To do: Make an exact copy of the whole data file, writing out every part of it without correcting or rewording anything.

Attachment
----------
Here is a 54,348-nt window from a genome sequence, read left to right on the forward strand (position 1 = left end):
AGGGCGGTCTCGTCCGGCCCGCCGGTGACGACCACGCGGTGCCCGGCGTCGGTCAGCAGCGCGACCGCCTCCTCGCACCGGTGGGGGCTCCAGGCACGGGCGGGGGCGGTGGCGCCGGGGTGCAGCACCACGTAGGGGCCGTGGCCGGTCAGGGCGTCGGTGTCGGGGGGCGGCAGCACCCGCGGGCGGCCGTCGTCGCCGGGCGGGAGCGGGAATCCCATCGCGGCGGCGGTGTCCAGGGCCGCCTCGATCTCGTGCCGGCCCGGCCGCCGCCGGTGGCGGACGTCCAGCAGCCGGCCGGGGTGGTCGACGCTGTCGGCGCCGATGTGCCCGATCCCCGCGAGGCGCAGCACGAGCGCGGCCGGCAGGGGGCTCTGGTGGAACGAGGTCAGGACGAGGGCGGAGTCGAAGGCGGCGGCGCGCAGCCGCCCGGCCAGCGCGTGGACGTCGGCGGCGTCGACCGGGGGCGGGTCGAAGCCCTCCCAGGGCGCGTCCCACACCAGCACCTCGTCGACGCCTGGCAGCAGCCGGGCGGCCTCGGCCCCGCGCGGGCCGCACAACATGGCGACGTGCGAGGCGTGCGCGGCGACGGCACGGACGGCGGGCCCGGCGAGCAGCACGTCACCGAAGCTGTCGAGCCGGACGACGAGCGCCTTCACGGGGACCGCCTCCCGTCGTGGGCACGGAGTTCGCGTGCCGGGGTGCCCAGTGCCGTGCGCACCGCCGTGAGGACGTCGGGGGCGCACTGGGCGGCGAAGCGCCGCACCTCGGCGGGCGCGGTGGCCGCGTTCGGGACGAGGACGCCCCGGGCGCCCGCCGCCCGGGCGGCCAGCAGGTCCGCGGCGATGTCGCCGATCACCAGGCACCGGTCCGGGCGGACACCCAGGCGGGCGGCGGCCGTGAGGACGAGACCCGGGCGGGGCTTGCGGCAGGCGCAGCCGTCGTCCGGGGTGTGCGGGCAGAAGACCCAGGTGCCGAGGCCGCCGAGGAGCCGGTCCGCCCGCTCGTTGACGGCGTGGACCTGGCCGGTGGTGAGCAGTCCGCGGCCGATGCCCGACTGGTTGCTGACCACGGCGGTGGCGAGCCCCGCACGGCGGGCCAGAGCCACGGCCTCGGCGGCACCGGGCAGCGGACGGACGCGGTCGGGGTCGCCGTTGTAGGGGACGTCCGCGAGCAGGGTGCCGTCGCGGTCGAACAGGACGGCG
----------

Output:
Here is a 54,348-nt window from a genome sequence, read left to right on the forward strand (position 1 = left end):
AGGGCGGTCTCGTCCGGCCCGCCGGTGACGACCACGCGGTGCCCGGCGTCGGTCAGCAGCGCGACCGCCTCCTCGCACCGGTGGGGGCTCCAGGCACGGGCGGGGGCGGTGGCGCCGGGGTGCAGCACCACGTAGGGGCCGTGGCCGGTCAGGGCGTCGGTGTCGGGGGGCGGCAGCACCCGCGGGCGGCCGTCGTCGCCGGGCGGGAGCGGGAATCCCATCGCGGCGGCGGTGTCCAGGGCCGCCTCGATCTCGTGCCGGCCCGGCCGCCGCCGGTGGCGGACGTCCAGCAGCCGGCCGGGGTGGTCGACGCTGTCGGCGCCGATGTGCCCGATCCCCGCGAGGCGCAGCACGAGCGCGGCCGGCAGGGGGCTCTGGTGGAACGAGGTCAGGACGAGGGCGGAGTCGAAGGCGGCGGCGCGCAGCCGCCCGGCCAGCGCGTGGACGTCGGCGGCGTCGACCGGGGGCGGGTCGAAGCCCTCCCAGGGCGCGTCCCACACCAGCACCTCGTCGACGCCTGGCAGCAGCCGGGCGGCCTCGGCCCCGCGCGGGCCGCACAACATGGCGACGTGCGAGGCGTGCGCGGCGACGGCACGGACGGCGGGCCCGGCGAGCAGCACGTCACCGAAGCTGTCGAGCCGGACGACGAGCGCCTTCACGGGGACCGCCTCCCGTCGTGGGCACGGAGTTCGCGTGCCGGGGTGCCCAGTGCCGTGCGCACCGCCGTGAGGACGTCGGGGGCGCACTGGGCGGCGAAGCGCCGCACCTCGGCGGGCGCGGTGGCCGCGTTCGGGACGAGGACGCCCCGGGCGCCCGCCGCCCGGGCGGCCAGCAGGTCCGCGGCGATGTCGCCGATCACCAGGCACCGGTCCGGGCGGACACCCAGGCGGGCGGCGGCCGTGAGGACGAGACCCGGGCGGGGCTTGCGGCAGGCGCAGCCGTCGTCCGGGGTGTGCGGGCAGAAGACCCAGGTGCCGAGGCCGCCGAGGAGCCGGTCCGCCCGCTCGTTGACGGCGTGGACCTGGCCGGTGGTGAGCAGTCCGCGGCCGATGCCCGACTGGTTGCTGACCACGGCGGTGGCGAGCCCCGCACGGCGGGCCAGAGCCACGGCCTCGGCGGCACCGGGCAGCGGACGGACGCGGTCGGGGTCGCCGTTGTAGGGGACGTCCGCGAGCAGGGTGCCGTCGCGGTCGAACAGGACGGCG